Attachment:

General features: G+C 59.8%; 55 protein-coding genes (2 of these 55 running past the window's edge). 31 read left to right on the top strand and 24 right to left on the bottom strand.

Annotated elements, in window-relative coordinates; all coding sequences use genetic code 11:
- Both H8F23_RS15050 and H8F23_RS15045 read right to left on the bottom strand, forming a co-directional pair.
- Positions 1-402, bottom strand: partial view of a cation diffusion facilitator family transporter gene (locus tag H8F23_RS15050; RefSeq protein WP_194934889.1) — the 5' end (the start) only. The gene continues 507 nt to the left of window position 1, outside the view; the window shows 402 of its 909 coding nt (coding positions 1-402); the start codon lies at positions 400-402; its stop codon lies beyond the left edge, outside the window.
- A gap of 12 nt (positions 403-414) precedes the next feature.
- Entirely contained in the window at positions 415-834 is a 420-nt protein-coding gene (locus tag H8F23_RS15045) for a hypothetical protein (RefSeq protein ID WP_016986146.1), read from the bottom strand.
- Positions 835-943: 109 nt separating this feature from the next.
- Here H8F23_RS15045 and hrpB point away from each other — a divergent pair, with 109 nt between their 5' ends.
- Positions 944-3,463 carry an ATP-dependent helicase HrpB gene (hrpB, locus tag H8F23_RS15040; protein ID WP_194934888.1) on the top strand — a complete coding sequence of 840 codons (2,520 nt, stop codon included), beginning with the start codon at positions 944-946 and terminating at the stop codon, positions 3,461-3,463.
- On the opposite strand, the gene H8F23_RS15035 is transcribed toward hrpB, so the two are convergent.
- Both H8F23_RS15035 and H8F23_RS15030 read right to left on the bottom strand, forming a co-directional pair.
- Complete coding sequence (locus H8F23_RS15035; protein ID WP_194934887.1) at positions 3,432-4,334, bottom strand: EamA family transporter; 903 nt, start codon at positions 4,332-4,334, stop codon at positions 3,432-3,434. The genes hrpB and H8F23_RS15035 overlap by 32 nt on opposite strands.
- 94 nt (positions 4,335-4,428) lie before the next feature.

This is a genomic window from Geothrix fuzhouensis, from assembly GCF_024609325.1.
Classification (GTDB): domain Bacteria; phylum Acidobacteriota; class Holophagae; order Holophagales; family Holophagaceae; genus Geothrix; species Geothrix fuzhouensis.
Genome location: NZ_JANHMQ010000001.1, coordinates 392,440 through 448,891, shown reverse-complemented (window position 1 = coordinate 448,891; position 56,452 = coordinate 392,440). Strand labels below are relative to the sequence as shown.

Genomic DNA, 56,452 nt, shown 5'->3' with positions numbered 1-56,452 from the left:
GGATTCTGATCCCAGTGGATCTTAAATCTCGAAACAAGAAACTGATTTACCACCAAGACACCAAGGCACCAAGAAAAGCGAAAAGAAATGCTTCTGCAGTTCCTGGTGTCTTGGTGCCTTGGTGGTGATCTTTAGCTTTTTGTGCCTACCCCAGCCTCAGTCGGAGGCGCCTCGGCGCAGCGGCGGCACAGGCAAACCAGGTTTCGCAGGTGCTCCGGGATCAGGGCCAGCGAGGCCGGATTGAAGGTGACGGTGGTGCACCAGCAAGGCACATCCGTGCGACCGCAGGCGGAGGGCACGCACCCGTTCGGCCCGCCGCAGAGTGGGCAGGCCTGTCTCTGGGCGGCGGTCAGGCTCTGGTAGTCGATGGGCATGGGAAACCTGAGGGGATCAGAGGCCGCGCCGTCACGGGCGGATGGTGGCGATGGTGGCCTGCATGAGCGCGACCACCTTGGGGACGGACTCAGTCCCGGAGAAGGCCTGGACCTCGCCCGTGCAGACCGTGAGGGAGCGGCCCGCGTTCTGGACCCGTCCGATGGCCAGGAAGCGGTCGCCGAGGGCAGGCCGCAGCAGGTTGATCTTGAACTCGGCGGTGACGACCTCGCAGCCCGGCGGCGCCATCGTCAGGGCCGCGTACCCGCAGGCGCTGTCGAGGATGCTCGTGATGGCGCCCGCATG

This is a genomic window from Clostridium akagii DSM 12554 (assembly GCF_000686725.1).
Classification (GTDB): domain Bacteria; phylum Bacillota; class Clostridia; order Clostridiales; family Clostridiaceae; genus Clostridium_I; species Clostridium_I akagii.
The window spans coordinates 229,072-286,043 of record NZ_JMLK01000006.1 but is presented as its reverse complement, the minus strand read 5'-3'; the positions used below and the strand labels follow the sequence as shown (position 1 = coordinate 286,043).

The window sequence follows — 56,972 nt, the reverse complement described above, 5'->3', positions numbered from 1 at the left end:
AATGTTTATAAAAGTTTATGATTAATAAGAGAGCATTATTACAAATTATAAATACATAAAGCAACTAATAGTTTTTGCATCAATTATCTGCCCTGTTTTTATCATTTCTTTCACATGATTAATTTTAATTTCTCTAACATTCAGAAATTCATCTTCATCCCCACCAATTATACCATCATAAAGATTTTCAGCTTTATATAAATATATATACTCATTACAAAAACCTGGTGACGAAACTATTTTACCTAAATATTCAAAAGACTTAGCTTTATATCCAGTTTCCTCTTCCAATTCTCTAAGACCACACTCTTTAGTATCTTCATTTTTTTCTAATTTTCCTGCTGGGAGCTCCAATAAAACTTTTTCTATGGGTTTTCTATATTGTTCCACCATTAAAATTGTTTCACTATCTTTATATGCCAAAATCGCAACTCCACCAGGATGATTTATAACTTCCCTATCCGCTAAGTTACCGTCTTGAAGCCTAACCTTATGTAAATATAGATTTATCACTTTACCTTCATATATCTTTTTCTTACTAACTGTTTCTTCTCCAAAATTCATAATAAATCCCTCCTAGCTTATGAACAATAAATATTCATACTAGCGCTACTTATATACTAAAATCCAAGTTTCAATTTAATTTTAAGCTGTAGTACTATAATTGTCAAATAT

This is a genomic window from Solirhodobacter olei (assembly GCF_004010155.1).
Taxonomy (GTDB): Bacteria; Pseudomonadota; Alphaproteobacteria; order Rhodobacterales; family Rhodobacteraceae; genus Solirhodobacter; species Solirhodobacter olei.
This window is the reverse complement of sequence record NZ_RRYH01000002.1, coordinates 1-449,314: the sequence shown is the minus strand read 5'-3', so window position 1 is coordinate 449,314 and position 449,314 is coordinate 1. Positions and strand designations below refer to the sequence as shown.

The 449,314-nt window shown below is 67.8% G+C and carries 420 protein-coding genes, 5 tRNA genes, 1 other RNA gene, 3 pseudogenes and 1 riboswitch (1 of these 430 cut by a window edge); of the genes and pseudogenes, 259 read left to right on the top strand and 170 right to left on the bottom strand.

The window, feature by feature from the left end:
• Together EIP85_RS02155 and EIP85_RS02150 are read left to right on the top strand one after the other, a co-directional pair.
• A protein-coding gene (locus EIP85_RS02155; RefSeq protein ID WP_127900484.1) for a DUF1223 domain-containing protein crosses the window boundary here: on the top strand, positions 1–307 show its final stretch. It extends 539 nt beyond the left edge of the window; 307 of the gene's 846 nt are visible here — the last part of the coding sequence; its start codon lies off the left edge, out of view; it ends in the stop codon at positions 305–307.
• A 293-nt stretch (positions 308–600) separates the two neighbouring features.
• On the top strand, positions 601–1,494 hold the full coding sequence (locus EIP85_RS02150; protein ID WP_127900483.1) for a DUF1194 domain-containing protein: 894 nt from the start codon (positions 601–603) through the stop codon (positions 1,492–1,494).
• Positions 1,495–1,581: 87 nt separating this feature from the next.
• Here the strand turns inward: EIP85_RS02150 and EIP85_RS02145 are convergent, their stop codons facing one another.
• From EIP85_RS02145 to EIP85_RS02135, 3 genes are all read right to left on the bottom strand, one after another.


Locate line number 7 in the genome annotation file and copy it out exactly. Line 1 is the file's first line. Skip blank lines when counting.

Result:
- Positions 835-943: 109 nt separating this feature from the next.